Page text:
Association for Free Research and International Cooperation

In business, the odds are African women

Article from AFRIC Editorial
Competitive, unnervingly ruthless, aggressive: the attributes of many successful African men entrepreneurs although women are counted and part of this equation the picture perpetually paints them as alpha-male.
There is nothing wrong with gaining attributes to power the success of a business, but when it becomes socially forced it engenders the sustainability of a business – and the status of the owner especially when it is an African woman.

Women in business endure immense pressure to succeed mostly in the male-dominated field. Many of these women have to beat themselves to conform to a man’s standards of whom a business partner – or competitor- should be or else they face the consequences. One of these consequences is the tendency to be lied to by male partners. In a study conducted by UC Berkeley and the University of Pennsylvania, circa 2014, 24% of men admitted lying to female participants during business negotiations. This stems from the perception that women are gullible and so would believe anything said to them during a negotiation. The warmer a woman’s personality appears, the higher the expectation that she will believe any lie told her. Disturbing as the findings of this study may seem, it lends credence to the tendency for women to feel pressured to ditch the warm personality they are famous for and to put on the harsh personality that makes the ‘man’ in ‘woman’ most prominent.

Traditional business ventures such as agriculture, domestic services (cleaning jobs) and others, which seem to center on domestic life are dominated by women, most of whom do not own these enterprises. However, in recent years, there is evidence of more women making a paradigmatic move to major economic sectors such as banking and finance, exports, real estate, and others. One problem is that although they make up a significant part of the workforce in the business world, only about 10% of businesses are women-owned especially in Africa

The inconsistency inequity of business ownership can largely be attributed to general inadequacy when it comes to funding opportunities beneficial to women since many existing financial institutions least serve women who are bold enough to present a business plan or proposal for capital. Aside from this demoralizing discrimination, one immediately sees the need for a woman to avoid all warmness and don ruthlessness in the world of business. But women are faced worse than changing their personality to create business success: they are inadvertently required to work twice as hard as men especially when it comes to getting finance from institutions. They are required to have strong teams and exceptionally viable business plans that promise billions – of whatever currencies in which they operate – as eventual turnovers.

It will not be surprising if these conditions come with a strictly barring timeline of profit making as compared to the men. Therefore, not only do women in business have to become clones of men but they need to perfect the art of being something they have no idea about and become the best at it, while furnishing the expectation to be ‘themselves’ which is feminine and pretty or they run the risk of being called unkind things.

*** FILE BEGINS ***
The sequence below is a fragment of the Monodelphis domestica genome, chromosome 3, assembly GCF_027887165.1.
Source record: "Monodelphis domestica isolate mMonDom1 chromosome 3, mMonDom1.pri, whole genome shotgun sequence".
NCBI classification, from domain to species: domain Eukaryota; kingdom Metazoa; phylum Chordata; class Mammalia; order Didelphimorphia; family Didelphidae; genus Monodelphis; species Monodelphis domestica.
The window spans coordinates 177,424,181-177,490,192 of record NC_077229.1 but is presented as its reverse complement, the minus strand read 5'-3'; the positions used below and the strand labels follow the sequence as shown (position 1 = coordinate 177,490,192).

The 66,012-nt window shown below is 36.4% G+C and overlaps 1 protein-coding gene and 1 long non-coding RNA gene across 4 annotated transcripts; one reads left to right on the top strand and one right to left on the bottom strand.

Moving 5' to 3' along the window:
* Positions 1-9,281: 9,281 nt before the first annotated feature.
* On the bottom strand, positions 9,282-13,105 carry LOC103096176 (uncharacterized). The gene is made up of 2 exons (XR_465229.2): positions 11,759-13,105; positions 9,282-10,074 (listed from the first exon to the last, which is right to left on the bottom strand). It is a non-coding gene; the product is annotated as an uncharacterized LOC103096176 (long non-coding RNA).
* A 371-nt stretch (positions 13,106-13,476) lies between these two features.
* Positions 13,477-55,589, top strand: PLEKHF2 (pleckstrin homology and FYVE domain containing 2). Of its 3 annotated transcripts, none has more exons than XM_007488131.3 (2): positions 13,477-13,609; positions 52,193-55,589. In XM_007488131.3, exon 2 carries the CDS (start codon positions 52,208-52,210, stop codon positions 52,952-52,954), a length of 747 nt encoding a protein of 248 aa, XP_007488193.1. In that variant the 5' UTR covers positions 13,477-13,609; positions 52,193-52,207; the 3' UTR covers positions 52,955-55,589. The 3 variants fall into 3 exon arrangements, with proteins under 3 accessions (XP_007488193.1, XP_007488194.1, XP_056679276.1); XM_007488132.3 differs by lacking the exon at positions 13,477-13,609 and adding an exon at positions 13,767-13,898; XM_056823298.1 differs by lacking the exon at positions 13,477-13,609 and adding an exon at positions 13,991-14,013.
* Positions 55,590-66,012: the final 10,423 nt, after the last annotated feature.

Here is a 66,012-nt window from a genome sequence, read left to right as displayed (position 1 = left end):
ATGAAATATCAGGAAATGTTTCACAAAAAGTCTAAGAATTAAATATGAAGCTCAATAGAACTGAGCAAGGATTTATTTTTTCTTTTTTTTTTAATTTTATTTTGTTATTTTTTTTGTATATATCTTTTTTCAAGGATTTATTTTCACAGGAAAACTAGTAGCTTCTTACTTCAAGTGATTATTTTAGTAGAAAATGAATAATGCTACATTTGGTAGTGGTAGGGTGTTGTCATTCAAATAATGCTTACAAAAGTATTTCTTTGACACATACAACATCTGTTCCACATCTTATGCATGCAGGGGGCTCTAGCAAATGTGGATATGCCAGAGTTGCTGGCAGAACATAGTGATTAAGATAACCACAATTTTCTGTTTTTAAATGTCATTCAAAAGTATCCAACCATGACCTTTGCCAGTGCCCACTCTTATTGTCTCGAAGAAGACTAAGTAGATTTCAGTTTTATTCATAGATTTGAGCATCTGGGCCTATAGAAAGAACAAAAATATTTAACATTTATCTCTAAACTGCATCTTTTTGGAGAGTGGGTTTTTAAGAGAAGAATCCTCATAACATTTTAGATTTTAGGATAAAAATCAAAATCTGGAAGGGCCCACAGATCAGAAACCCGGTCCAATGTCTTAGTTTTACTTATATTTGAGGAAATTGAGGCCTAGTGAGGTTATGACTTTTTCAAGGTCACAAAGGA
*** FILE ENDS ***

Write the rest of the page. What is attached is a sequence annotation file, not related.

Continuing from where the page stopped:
More alarming is the phenomenon where many women are tricked into feeling guilty but feel trapped in the silence of not being able to express it. Many women in business nurse guilt for not being there for their families or for focusing on their families to the detriment of their businesses. The balance is elusive. This is normally due to the perception that a woman with a family pitches herself up for failure because she may not be fully focused as she needs to get her start-up off the ground. Therefore, while they are devoted to working extra hard as is exigent to get their businesses in great shape, they worry that they may not be fulfilling the role of a good mother and/or wife; something of which the men in business are mostly spared.

Typically, women are unfairly forced to choose between their families and their jobs; whichever one wins will define the woman as a failure in her other role regardless. It is a dead-end that sucks all hope of choice, especially for the African woman. Meanwhile, single women are not spared the stereotype. They are majorly identified more as single than as successful businesswomen. Their need to be ‘men’ in their chosen fields of business is rather held as an attribute that drives real men far from them than as a strategy to succeed in business. They simply can never win! As mentioned early on, it is very much entangling for women in business to be men and be the best at it. Inappropriately, their endeavor wins them peanuts.

While the actual men take home their cheque of gold, the hard work of many women is greeted by the world with a bag of peanuts. The value of their efforts and productive actions are valued at about 20% less than that of the actual men. In truth, men in business are expected to be given more while women in business can only hope to be given more. Against all odds of hope, but with women in business, the odds are always complicated.

Article from AFRIC Editorial

Photo Credit : google image/illustration

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